16 Following

Sister Mary Murderous

Favorite genres are traditional mystery, police procedurals, espionage, Eurocrime, literary fiction and nonfiction history, especially WW2 and Cold War.  I write about crime fiction at Read Me Deadly (www.readmedeadly.com)

Year Zero: A History of 1945 - Ian Buruma The subject of the immediate post-World War II period has been popular in history books in recent years, including William I. Hitchcock's The Bitter Road to Freedom: A New History of the Liberation of Europe, Tony Judt's Postwar and Tony Judt's The Politics of Retribution in Europe. These are all excellent, well-documented histories.

Even if you've read all those books, I would still recommend Ian Buruma's Year Zero. This is a particularly readable and compelling treatment of 1945, the year when history reset after World War II, what historian Max Hastings called the greatest and most terrible event in human history. Buruma's book is short by comparison to Judt's and Hitchcock's; not surprising, since it focuses in on that one year. It is also a less academic treatment, and it goes for the gut at least as much as the mind. Buruma organizes the subject as follows:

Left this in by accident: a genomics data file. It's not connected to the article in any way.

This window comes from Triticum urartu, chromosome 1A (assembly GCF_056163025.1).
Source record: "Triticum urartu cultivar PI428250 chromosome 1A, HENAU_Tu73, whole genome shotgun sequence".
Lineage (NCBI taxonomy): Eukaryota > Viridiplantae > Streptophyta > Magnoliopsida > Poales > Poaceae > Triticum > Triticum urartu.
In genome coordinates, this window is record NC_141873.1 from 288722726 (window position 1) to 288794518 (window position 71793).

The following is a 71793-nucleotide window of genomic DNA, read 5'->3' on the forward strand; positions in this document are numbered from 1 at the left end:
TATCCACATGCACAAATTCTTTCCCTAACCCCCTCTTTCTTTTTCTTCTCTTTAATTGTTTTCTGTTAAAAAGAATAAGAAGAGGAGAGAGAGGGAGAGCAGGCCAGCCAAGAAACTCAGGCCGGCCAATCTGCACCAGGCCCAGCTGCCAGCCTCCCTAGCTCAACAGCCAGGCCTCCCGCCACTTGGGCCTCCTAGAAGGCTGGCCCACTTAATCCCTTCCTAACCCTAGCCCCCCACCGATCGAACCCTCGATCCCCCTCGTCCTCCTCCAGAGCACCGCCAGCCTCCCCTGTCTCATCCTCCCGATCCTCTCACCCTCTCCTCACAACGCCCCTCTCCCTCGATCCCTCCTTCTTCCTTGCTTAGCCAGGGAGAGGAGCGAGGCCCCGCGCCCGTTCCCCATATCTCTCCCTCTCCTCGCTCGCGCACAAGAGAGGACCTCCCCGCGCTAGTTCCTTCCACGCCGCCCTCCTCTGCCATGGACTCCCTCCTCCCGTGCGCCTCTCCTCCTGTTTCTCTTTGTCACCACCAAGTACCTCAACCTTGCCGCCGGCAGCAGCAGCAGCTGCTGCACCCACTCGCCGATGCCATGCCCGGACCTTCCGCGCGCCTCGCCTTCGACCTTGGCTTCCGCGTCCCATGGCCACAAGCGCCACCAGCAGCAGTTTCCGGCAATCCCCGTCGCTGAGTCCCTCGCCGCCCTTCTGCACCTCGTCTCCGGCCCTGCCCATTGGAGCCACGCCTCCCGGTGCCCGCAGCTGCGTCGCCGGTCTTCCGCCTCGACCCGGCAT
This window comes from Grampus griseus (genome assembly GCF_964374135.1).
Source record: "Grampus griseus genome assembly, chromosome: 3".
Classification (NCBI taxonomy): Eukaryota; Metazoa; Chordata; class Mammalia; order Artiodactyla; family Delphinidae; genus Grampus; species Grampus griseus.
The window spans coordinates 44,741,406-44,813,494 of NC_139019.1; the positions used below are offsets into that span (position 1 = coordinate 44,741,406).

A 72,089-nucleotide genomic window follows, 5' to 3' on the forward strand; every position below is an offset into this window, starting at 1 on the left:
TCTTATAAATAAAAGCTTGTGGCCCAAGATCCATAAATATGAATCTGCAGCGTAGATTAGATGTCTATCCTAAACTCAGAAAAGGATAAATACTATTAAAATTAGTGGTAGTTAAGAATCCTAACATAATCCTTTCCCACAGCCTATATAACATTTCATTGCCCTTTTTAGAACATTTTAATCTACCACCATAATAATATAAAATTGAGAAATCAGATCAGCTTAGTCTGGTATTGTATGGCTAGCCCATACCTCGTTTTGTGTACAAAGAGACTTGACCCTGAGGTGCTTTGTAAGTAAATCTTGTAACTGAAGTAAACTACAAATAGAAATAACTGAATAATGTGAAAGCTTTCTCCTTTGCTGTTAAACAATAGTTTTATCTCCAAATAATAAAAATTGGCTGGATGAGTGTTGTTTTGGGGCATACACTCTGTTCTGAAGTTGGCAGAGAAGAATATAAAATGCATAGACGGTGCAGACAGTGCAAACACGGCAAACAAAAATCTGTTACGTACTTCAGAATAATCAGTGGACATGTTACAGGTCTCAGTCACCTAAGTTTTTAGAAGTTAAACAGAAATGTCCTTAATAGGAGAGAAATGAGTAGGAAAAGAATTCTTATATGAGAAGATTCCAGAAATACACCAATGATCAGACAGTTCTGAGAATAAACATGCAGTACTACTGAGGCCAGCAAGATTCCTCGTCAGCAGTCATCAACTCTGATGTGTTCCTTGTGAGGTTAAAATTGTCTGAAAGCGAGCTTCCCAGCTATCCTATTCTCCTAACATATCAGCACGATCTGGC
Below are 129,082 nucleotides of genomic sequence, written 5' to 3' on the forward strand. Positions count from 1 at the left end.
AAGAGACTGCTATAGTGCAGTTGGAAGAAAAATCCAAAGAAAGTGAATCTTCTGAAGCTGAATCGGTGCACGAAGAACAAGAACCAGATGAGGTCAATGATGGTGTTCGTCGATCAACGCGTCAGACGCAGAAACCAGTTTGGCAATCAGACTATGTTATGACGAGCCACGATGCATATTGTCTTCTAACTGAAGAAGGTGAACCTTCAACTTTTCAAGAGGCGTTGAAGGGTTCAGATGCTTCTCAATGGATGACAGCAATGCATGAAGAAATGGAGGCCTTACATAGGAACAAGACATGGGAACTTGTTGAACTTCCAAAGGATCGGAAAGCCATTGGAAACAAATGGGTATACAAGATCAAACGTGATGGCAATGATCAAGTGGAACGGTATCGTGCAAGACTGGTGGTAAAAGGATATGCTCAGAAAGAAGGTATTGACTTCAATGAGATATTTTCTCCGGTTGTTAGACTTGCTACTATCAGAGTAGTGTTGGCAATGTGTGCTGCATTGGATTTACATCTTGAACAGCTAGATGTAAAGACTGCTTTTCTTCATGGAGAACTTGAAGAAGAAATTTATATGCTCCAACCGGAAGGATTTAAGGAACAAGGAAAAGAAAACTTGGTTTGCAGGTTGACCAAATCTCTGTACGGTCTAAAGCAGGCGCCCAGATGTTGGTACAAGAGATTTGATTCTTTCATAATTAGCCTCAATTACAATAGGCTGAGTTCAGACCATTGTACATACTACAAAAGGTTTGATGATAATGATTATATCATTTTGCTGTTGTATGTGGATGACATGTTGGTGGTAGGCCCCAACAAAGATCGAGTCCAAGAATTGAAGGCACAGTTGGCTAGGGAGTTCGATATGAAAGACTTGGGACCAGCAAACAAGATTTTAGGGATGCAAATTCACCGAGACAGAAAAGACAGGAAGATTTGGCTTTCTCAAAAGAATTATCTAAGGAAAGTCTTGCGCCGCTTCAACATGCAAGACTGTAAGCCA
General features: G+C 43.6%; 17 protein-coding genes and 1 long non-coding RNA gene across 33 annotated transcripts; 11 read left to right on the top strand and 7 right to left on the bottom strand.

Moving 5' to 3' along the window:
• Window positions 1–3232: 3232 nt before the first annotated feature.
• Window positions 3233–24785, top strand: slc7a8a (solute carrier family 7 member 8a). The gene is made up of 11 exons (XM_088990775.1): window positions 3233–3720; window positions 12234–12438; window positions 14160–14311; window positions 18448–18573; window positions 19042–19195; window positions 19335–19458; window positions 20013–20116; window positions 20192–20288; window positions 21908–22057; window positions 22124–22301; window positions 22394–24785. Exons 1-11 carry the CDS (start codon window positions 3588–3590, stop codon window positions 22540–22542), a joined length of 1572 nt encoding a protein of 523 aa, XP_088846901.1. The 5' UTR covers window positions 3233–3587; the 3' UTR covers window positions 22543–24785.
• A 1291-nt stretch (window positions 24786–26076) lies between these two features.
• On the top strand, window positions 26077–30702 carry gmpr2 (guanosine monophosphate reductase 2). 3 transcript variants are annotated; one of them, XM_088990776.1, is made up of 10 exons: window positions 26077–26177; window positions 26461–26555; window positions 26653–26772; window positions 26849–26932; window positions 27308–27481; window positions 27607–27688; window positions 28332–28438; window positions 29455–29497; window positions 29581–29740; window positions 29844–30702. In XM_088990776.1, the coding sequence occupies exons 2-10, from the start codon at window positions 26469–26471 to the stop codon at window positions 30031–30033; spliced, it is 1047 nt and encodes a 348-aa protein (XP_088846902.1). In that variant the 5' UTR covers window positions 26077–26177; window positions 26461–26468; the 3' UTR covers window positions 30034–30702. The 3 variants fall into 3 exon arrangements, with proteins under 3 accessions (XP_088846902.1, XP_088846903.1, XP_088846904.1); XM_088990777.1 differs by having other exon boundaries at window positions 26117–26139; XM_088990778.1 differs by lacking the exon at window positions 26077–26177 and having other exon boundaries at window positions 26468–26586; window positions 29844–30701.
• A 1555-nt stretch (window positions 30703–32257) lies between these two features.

Part One: Liberation Complex
2. Hunger
3. Revenge

Part Two: Clearing the Rubble
4. Going Home
5. Draining the Poison
6. The Rule of Law

Part Three: Never Again
7. Bright Confident Morning
8. Civilizing the Brutes
9. One World

The revenge chapter was particularly interesting, with Buruma beginning with the provocative statement that the desire for revenge is as human as the need for sex or food. His observations about the need "to overcome humiliation and restore masculine pride" after the war, and its place in some of the vengeful attacks are insightful. He recounts a number of hair-raising stories from all over the world, including Germany and Poland, of course, but also from France, Hungary, Czechoslovakia, The Netherlands, Greece and several locations in Southeast Asia. In fact, the amount of information in this book about the Pacific Theater and Southeast Asia distinguishes it from most other World War II histories.

The use of anecdotes in works of history can be misleading, or a lazy way of making a point. It doesn't feel that way with Buruma, who makes his points and uses anecdotes as illustration, not evidence. Some of the anecdotes are just stunning; for example, the story of Ernst Michel, a young Jewish man from Mannheim, who was taken from his home on September 2, 1939, just the second day of the war, and spent the entire war in forced-labor camps, ending up in the Auschwitz Buna/Monowitz camp and then the death march to Buchenwald. Soon after liberation, he was given a job with the U.S. Army and then became a correspondent for the German General News Agency and was assigned to report from the Nuremberg Trials, where his dispatches were bylined with both his name and his Auschwitz number.

Simple but never simplistic, this is popular history well worth reading, whatever your level of knowledge about World War II and its aftermath.